Over the next week, Sam was buried under mountains of paper, cross-referencing names and accounts from the Hanjin Shipping Company, finding connections to local shop owners and Union employees, as well as long-suspected Lucci family members.  Dean and Victor’s canary sang about a couple of names that matched, and a warrant was put out for the arrest of several Capodecina’s, higher up the food chain than even poor dead Larry Olivieri.   Sam and Dean grinned at each other across their dining table.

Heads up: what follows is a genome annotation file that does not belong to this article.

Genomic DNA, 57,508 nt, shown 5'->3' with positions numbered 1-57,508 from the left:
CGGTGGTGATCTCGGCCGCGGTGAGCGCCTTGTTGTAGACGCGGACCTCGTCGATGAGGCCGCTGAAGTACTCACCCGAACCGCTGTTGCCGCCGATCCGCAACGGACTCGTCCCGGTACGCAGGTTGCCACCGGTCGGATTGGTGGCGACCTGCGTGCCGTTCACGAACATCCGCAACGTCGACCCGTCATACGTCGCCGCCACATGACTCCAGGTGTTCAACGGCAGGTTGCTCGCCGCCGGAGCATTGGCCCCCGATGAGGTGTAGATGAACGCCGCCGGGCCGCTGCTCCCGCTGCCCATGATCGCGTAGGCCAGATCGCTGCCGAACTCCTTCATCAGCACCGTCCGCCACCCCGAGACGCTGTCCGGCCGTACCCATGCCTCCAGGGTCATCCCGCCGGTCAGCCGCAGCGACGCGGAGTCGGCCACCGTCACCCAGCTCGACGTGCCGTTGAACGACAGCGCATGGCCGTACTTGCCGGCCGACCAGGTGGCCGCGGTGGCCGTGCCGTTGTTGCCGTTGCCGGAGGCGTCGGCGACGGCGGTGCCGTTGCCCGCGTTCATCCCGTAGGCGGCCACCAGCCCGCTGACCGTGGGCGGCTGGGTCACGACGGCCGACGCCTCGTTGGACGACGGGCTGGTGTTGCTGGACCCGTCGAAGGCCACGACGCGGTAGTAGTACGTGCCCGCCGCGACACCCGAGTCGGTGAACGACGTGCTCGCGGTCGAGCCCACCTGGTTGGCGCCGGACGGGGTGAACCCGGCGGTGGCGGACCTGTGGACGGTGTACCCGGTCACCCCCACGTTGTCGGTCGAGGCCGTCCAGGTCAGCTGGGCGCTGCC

***